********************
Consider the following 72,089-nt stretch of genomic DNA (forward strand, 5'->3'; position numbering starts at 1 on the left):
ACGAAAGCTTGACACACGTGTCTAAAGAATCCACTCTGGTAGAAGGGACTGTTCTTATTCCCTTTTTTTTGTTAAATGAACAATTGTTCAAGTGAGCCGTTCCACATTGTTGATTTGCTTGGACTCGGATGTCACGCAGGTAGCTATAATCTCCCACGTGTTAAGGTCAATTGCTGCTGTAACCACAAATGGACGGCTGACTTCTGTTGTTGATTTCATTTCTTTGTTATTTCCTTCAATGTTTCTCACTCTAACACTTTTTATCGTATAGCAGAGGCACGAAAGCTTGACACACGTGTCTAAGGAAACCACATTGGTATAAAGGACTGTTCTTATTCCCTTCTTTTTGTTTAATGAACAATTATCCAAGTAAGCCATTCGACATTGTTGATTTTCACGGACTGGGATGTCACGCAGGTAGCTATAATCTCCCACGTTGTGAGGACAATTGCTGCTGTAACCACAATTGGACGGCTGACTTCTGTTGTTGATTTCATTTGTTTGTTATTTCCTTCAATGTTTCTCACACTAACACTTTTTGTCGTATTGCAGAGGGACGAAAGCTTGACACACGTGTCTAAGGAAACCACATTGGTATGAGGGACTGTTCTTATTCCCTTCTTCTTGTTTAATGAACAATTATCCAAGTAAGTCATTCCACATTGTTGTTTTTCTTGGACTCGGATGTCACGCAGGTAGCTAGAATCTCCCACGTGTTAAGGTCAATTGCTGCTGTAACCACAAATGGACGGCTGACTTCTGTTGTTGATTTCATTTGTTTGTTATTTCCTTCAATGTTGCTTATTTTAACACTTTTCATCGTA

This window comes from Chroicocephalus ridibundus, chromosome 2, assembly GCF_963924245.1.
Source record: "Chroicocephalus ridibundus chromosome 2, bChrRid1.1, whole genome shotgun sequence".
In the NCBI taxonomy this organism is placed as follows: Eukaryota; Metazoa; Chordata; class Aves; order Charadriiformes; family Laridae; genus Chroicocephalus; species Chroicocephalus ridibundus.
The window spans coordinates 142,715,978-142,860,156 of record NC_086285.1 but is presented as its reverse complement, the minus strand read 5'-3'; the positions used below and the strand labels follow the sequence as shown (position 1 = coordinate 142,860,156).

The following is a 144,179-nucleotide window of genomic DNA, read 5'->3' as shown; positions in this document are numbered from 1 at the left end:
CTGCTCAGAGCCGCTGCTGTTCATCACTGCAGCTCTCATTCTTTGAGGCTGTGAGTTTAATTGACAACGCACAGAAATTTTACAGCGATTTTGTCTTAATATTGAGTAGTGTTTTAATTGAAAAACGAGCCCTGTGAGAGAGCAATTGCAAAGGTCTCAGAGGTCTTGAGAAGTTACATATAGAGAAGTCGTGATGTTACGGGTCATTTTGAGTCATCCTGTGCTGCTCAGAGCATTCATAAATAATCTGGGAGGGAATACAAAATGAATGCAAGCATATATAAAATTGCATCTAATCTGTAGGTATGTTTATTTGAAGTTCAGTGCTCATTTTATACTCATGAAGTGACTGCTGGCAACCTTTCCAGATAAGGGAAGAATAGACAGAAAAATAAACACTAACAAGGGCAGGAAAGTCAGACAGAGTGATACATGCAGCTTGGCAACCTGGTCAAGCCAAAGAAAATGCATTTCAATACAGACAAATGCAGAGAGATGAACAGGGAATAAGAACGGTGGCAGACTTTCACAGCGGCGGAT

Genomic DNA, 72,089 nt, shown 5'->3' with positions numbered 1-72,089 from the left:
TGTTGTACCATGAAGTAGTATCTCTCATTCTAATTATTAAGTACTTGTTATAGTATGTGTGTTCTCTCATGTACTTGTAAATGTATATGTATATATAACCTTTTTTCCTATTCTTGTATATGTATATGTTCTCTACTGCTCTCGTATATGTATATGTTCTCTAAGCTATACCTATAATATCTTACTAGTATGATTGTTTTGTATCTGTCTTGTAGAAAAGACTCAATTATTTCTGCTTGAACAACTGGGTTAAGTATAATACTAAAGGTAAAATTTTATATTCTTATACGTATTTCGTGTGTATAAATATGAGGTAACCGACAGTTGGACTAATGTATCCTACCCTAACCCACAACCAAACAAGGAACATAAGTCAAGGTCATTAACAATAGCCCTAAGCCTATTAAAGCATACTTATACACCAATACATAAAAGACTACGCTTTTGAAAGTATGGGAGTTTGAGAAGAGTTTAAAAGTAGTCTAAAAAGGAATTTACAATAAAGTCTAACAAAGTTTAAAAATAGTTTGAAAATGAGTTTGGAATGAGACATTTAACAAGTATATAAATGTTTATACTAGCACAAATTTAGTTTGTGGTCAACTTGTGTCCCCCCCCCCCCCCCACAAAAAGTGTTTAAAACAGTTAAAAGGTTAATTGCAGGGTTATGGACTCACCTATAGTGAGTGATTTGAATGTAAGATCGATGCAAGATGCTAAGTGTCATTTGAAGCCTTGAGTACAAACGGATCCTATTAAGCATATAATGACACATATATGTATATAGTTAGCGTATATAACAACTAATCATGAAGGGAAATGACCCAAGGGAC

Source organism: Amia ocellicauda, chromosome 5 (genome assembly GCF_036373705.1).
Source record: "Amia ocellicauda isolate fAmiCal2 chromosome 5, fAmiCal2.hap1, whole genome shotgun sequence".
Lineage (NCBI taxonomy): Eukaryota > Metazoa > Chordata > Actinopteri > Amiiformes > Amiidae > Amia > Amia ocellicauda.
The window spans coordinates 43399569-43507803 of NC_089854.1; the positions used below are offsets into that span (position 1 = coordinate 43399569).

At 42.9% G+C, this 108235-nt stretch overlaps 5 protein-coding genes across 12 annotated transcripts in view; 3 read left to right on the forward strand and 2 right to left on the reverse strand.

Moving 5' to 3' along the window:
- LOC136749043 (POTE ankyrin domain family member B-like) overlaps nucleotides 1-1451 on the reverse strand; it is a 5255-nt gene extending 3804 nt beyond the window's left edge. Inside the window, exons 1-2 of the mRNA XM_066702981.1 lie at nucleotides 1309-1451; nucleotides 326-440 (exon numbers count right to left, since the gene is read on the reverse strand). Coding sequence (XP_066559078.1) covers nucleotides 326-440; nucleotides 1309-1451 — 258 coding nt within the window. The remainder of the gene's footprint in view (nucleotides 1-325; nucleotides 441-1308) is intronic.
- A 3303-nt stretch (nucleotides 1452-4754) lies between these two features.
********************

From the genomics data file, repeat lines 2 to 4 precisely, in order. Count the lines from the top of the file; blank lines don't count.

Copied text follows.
ACGAAAGCTTGACACACGTGTCTAAAGAATCCACTCTGGTAGAAGGGACTGTTCTTATTCCCTTTTTTTTGTTAAATGAACAATTGTTCAAGTGAGCCGTTCCACATTGTTGATTTGCTTGGACTCGGATGTCACGCAGGTAGCTATAATCTCCCACGTGTTAAGGTCAATTGCTGCTGTAACCACAAATGGACGGCTGACTTCTGTTGTTGATTTCATTTCTTTGTTATTTCCTTCAATGTTTCTCACTCTAACACTTTTTATCGTATAGCAGAGGCACGAAAGCTTGACACACGTGTCTAAGGAAACCACATTGGTATAAAGGACTGTTCTTATTCCCTTCTTTTTGTTTAATGAACAATTATCCAAGTAAGCCATTCGACATTGTTGATTTTCACGGACTGGGATGTCACGCAGGTAGCTATAATCTCCCACGTTGTGAGGACAATTGCTGCTGTAACCACAATTGGACGGCTGACTTCTGTTGTTGATTTCATTTGTTTGTTATTTCCTTCAATGTTTCTCACACTAACACTTTTTGTCGTATTGCAGAGGGACGAAAGCTTGACACACGTGTCTAAGGAAACCACATTGGTATGAGGGACTGTTCTTATTCCCTTCTTCTTGTTTAATGAACAATTATCCAAGTAAGTCATTCCACATTGTTGTTTTTCTTGGACTCGGATGTCACGCAGGTAGCTAGAATCTCCCACGTGTTAAGGTCAATTGCTGCTGTAACCACAAATGGACGGCTGACTTCTGTTGTTGATTTCATTTGTTTGTTATTTCCTTCAATGTTGCTTATTTTAACACTTTTCATCGTA

This window comes from Chroicocephalus ridibundus, chromosome 2, assembly GCF_963924245.1.
Source record: "Chroicocephalus ridibundus chromosome 2, bChrRid1.1, whole genome shotgun sequence".